Wilderness First Responder course teaches lifesaving skills

August 20 2008

On a warm afternoon in mid-August, wilderness first responders gathered around a man lying on the ground and listened as he explained how he had lost his feeling in his legs. The group assessed the situation and set about creating a response plan using the limited supplies they had with them in the woodland setting.

Luckily, at least this time, it was only a drill.

The 20 outdoor enthusiasts were spending a week at the Indiana State University Field Campus as part of a Wilderness First Responder course. A 70-hour certification course offered by Wilderness Medical Associates, the program trains participants to save lives in extreme and remote settings where calling 911 isn't an option.

"The scenarios and simulations WMA uses are very hands-on and extremely experiential," said Nathan Schaumleffel, an assistant professor of recreation and sport management at ISU. "They use so many unique teaching methods in this course to teach students important concepts."

Schaumleffel was pleased that he was able to offer the training for the first time. He and Susan Yeargin, an assistant professor of athletic training, coordinated the event.

Each day of the course featured lectures and class discussion, followed by outdoor practical skills training. The scenarios got harder as the lessons progressed.

"We teach them not to rely on equipment, but to be resourceful," said Brad Sablosky, an instructor with Wilderness Medical Associates.

While many of the participants are actively working in the outdoors, Schaumleffel said the program would also be ideal for nursing majors or other undergraduates from the College of Nursing, Health, and Human Services training for careers in medical, recreational, health or environmental fields.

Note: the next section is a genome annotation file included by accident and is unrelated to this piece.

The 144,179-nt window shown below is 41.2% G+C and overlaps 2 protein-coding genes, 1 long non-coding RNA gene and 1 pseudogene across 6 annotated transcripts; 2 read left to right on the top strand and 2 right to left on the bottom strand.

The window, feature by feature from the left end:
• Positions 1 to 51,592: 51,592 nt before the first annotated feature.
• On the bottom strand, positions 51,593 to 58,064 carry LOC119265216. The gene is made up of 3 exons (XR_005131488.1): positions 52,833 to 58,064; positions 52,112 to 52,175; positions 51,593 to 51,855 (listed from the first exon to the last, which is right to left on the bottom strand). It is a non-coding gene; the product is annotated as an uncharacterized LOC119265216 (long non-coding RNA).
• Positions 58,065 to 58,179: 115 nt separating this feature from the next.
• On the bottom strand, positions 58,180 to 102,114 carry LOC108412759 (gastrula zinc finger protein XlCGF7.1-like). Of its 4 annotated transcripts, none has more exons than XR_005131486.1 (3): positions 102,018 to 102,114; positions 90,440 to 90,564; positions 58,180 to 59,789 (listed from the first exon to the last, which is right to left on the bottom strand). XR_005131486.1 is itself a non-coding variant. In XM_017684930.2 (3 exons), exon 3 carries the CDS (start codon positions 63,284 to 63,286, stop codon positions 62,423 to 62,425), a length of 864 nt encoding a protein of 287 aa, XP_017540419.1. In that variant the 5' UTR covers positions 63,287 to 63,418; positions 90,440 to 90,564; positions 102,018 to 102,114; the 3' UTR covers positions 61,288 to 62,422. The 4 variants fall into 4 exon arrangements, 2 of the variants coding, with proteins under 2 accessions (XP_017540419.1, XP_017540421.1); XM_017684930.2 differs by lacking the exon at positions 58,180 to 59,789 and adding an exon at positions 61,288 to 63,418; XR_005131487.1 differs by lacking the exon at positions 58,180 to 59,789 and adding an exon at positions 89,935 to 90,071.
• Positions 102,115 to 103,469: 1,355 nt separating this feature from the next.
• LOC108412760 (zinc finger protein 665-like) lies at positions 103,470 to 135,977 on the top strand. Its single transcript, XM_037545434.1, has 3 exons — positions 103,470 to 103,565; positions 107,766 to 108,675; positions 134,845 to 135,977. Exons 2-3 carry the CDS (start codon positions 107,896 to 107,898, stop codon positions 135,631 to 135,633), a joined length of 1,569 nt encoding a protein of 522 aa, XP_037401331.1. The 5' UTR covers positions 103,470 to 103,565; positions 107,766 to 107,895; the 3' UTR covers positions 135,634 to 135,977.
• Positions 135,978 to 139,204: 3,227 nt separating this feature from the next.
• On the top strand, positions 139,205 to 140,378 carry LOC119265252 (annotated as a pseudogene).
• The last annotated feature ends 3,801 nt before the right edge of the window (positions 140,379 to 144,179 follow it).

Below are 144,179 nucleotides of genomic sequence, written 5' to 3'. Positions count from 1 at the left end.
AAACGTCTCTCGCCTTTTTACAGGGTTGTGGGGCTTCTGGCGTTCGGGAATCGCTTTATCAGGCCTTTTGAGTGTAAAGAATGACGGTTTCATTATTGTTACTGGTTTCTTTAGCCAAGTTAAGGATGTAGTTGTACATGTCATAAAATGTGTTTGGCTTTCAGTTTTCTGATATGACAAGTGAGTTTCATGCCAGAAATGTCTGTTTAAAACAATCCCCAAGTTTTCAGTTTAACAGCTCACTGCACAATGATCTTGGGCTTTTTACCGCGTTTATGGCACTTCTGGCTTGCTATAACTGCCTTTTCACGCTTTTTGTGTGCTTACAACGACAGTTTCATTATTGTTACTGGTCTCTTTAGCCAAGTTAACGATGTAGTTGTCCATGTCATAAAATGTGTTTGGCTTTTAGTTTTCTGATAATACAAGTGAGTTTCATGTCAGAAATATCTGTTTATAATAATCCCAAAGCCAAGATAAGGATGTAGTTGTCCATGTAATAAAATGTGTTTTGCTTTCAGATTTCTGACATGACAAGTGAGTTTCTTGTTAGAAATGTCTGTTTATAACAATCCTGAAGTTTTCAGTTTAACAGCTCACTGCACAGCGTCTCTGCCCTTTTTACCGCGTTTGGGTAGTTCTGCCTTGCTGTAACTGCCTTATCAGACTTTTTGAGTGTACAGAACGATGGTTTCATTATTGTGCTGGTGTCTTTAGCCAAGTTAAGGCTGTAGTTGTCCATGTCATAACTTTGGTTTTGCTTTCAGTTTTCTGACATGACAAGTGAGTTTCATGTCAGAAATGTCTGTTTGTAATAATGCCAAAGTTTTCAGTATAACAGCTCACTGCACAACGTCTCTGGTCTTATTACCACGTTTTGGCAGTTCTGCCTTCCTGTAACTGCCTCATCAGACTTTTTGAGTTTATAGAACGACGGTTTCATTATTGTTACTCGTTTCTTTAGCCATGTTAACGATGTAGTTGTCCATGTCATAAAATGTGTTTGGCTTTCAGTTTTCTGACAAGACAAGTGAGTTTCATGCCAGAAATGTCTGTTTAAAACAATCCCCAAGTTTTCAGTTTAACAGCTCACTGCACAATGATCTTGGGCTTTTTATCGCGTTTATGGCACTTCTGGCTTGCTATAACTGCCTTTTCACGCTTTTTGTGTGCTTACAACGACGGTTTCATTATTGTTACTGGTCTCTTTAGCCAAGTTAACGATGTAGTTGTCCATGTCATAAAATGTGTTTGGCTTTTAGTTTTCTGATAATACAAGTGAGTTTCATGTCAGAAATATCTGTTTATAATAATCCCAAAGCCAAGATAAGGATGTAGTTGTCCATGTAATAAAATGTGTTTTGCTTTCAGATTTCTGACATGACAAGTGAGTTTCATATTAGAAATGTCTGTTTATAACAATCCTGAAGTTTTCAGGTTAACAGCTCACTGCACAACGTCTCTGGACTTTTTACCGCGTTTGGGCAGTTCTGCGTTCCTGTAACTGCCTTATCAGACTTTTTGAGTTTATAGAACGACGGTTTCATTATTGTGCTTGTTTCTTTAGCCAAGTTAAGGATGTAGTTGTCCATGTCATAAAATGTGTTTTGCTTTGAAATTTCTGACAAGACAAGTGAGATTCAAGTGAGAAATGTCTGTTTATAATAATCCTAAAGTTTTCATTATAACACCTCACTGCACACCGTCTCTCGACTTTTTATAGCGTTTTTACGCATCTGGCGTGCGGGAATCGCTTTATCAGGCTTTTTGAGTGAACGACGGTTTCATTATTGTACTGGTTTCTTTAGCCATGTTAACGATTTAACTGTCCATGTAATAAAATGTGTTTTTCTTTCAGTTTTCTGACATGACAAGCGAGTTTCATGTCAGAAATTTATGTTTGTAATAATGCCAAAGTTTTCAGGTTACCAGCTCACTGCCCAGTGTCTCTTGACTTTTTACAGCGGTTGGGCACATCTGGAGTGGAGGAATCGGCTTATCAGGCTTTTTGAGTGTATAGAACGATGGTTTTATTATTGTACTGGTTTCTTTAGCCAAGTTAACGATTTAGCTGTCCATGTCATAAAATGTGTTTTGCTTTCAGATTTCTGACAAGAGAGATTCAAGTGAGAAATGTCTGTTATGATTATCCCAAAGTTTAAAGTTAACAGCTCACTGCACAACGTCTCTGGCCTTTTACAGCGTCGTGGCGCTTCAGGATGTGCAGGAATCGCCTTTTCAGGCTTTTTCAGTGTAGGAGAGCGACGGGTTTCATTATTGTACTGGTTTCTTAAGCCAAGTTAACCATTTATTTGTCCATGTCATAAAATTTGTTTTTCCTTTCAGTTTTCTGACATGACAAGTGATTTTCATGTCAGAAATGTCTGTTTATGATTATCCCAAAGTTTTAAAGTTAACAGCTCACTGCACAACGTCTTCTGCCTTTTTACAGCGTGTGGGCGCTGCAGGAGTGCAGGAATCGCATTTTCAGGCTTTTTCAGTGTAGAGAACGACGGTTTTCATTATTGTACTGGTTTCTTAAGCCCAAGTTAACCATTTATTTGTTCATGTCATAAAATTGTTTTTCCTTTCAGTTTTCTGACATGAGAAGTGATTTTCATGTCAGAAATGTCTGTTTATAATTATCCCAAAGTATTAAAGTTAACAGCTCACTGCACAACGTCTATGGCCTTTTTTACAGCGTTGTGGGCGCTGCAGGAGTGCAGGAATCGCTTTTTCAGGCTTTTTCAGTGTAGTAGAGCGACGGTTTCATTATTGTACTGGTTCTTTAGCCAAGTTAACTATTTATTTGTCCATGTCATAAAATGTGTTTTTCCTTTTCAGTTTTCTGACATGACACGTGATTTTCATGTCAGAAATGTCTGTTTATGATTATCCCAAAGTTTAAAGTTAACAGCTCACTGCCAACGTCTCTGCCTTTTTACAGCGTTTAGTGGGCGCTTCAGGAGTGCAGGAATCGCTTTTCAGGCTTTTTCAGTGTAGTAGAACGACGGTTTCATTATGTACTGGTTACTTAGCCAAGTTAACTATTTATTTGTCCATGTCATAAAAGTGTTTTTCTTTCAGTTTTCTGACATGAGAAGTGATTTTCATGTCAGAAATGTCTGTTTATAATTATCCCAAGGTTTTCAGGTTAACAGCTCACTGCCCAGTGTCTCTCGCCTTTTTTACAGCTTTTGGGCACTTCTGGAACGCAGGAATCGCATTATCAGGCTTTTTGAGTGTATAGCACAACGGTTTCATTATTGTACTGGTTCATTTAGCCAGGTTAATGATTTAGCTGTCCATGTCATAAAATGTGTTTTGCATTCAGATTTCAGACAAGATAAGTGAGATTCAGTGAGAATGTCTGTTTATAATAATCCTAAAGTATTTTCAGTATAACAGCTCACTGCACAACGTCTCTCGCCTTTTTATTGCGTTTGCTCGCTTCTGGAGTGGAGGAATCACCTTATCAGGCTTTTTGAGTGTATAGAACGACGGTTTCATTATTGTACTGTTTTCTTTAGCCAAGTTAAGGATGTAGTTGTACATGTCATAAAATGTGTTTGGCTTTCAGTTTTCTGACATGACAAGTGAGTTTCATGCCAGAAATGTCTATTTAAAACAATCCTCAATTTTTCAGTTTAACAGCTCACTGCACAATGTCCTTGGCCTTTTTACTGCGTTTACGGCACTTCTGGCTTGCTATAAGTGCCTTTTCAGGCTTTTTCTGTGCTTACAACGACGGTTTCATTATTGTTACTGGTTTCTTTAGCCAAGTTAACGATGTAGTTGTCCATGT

"Every department could have students out here and they would learn something new for their major," he said. "It's a great way to see the larger picture of how our fields relate and to teach teamwork among disciplines and a variety of professionals."

Michael Clendenen, a recreation management and youth leadership major at Indiana State, enjoys outdoor activities and wanted to be prepared should he ever be faced with an emergency.

"I might actually be saving people's lives," he said.

Clendenen, a freshman from Fort Wayne, said the lessons from the wilderness course helped prepare him for his first year of college and solidify his choice of major.

"Wilderness medicine really interests me," he said. "We're learning skills that can apply in everyday life."

While the first responders are trained to handle emergencies in remote settings, many end up using their skills at car accidents or in other more common rescue situations.

"We're teaching them to apply EMS skills when caring for a patient," Sablosky said. "The core of our course is teaching medicine."

Sablosky and Georgia Villaflor served as instructors for the course, providing students with firsthand knowledge of extreme rescue situations. Sablosky has worked in ski patrol in Colorado. Villaflor, who lives in Kansas, has experience in mountain rescue. Both are certified wilderness emergency medical technicians.

The training drew participants from Hawaii, Virginia, New York, Ohio, Wisconsin, Minnesota and Illinois, as well as throughout Indiana. Undergraduate and graduate students from Indiana State also took part.